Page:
de "« at " «« now spreading this
message over the land
On Monday, the day we travel
ed from Kalamazoo to Detroit,
from Wa sh .
Translated St iSLte as Wkws"
"Washington, Monday Tit. B.)
The plans of a United Huntrer
March to Washington from sevSr
^ caiU . IS ot thfunlted StaL
The Tramway Mine of tU i
aoonda Copper Mining Crl ^
' Butte. Montana, was ^
down completely on
Thousands of workers IT', 31
their jobs as the result of th. V*
ing of the mine. The Cos *
states that it will use the Hn'
stagger (hunger) p l an and
the workers who will be fi red
this mine will be taken into otw
operating sections of the co
ny's properties to work o n ."ft
time schedule. The workers
supposed to work two weeks
go on the bum for two weeks
This stagger plan is not f 0P tk.
purpose of giving jobs to
workers who have been fired
sole purpose is to put the rest «i
the workers on a half time sc} J
ule and speed them
fewer of them will be
the Copper Trust.
The unemployed workers
Butte must organize with the
tially employed workers and
mand unemployment relief f or tk'
unemployed and relief for
workers who get wages for
half time work on which they
c °mpany
up so
needed b>
barely ^
Build the unemployed 'branches
in Butte. Build an Unemployed
Council with representatives of all
workers organizations and of the
unemployed workers to lead the
militant struggle for immediate
relief for the unemployed and par
tially employed workers, and to
prevent the company from pnttin.
thru its wage cut plans. ^
fContiirom Irai Fr>»t F >gt )
Wallin. So you see we are har
ing a taste of Socialist compe
tition, in our campaign for the
Producers News.
Resolutions were passed to h m
the townships more watchful a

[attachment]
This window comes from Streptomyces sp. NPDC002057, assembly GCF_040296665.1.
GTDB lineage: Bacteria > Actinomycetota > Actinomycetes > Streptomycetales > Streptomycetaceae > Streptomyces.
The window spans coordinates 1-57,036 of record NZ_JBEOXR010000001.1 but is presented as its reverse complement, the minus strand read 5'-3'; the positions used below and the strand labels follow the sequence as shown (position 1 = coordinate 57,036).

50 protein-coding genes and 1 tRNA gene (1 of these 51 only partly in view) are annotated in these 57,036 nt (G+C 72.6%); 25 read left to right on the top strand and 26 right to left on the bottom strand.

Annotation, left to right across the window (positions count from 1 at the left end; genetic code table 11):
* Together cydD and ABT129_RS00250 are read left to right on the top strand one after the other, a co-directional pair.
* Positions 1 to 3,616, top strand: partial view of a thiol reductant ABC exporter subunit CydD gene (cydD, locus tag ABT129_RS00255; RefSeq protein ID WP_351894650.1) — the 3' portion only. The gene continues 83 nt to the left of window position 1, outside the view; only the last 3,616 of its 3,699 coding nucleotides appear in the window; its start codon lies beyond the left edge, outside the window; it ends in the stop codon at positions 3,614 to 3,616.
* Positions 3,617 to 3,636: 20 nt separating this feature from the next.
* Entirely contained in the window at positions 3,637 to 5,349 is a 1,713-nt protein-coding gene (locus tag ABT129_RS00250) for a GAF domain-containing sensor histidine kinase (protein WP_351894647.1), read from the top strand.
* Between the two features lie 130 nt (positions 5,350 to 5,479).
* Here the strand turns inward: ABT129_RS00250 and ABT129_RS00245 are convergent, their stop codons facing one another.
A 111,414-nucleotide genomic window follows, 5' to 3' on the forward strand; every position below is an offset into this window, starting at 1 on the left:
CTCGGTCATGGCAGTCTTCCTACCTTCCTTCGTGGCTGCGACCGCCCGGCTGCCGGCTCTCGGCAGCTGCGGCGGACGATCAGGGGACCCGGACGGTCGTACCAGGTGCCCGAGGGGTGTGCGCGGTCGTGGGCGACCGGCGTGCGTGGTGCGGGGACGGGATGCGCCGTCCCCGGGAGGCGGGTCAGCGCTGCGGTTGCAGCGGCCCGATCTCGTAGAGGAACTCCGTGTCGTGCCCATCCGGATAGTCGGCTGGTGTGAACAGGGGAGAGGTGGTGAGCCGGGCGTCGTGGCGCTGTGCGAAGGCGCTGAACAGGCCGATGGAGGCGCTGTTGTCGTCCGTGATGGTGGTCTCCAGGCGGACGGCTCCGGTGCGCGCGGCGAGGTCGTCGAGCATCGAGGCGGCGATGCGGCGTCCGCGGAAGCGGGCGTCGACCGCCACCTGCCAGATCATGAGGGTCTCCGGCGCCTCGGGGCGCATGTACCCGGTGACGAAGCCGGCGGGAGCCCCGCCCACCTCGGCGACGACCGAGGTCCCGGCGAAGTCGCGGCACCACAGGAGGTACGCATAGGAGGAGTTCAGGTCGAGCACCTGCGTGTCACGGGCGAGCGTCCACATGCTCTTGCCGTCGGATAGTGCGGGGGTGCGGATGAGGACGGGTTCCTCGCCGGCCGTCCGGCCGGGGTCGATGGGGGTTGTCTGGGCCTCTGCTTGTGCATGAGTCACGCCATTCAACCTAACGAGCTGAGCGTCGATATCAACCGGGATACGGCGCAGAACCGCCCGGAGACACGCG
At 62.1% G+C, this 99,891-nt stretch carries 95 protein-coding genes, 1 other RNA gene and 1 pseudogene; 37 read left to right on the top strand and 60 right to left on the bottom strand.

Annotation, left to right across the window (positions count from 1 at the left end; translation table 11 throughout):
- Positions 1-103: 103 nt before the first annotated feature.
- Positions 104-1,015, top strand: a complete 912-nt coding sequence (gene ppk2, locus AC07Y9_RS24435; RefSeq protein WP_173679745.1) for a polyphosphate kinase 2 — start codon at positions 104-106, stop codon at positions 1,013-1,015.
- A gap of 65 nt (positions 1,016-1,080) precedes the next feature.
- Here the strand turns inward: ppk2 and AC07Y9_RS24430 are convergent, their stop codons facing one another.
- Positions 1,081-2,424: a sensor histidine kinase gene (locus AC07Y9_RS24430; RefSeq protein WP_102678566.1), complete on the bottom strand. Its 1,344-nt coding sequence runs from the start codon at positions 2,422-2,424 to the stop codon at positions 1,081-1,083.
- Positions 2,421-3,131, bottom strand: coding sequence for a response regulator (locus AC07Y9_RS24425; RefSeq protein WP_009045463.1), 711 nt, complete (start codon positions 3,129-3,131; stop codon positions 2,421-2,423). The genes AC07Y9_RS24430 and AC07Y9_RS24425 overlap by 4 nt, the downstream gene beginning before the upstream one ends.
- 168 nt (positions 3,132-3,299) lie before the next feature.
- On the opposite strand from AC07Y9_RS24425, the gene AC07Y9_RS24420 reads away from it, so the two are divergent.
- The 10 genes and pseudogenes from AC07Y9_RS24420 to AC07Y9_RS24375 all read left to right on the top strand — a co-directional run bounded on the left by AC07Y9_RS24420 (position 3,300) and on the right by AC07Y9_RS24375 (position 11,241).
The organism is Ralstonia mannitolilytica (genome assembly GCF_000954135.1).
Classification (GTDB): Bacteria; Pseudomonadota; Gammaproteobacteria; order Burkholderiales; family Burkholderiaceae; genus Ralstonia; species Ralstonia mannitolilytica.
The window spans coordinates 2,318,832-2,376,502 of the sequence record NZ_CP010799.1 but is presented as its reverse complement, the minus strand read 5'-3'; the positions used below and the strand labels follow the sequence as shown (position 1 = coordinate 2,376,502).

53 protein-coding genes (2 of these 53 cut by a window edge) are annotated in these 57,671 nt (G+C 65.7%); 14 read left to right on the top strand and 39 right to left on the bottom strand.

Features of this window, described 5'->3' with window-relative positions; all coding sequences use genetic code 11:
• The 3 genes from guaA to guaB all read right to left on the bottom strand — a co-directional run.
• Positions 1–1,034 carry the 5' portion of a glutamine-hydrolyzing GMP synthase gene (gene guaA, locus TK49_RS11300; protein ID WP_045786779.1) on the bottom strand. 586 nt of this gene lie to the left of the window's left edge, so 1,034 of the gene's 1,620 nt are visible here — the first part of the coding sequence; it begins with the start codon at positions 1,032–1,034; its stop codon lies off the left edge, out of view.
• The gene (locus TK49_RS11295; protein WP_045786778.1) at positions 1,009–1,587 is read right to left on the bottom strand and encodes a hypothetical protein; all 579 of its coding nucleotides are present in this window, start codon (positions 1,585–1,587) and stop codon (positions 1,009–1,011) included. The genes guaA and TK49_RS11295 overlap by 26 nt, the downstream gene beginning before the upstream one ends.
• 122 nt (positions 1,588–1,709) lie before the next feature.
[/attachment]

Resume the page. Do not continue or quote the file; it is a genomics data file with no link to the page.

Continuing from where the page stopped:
bout the neglect of county physi
cians in not giving proper atten
tion to the families of the fann
ers. Specific investigations mast
be made and all mases reported to
the township committees.
Gerald Primo was elected u
county organizer of the UFL In
Mountrail county to take the place
of Axel Starr who has been elect
ed county organizer of Brown
county in South Dakota.
In Minot where the Ward coun
ty confeemce was held five unem
ployed workers came to assure the
farmers of their interest in their
mutual struggles. Reports were
made about the demonstration of
the Hunger March in Washington
and of the arrest of Mother Blow
at the meeting of the Seattle and
Oregon delegates to the Washing
ton demonstration when they
were returning thru Minot. The
date for the hearing of Mother
Bloor has not yet been set but
many unemployed workers have
vigorously protested the breaking
up of the demonstration by Chief
of Police O'Leary.
Comrade Taylor of Montana
made an excellent analysis of the
work of the UFL in Montana.
Five members were present from
Mountrail county and a young
county organization was born in
Ward county. John Zaahare of
Max was elected county secretary
aid Henry Kabanuk, county on
Plans were made to support a
big unemployed demonstration in
Minot which will take place on
Feb. 4 when the unemployed
workers thruout the entire coun
try will demonstrate for unem
ployment insurance and for im
mediate relief, supported by mass
es of small and middle farmers.
A campaign of sub getting and
news gathering for the Producers
News was started with enthua
Both conferences closed
with singing led by some of the
students of the Plentywood school.
Next week, the state organizer
will proceed to Dickey county f<> r
several meetings ending up with a
mass meting at Frederick, South
Dakota where Axel Starr and Roy
Miller will also speak.
have been discovered by the police
it has been found that there
Communists behind it, and it «
said that Communist leaders hav*
given instruction to delegates »*
bout being fully prepared to at
tack. In Hammond, Indiana, tne
Hunger March leaders went into
the town and started arousing to
riot. The police made them re
treat by the use of tear go«
bombs. M ,.
Wasn't that a wonderful ^
collection ox
covery" and a vicious
lies? After the Hunger
had been published in a daily P
(the Daily Worker) for over •
month. After funds had b® 01 ?,
lected all over the country,
maps had been printed and o***
for meetings published for wee
After we were only a few n
dred miles from Washington, tn.
and surpris«®
the police came out
the world by telling they
"discovered" there was going
be a Hunger March. What
did not tell the world was
they had tried to stop *t bu t
found it was better for them
What Foster, Dunn and
t<poke from the platform ox
auditorium in Washington
suposed to be broadcast
I have been told it never ? t
further than to Herbert .
It is also said the moving I> r
are being suppressed.
does not want the P®°P. demon*
about the most impressi*^ q1
stratkm ever held right
his door.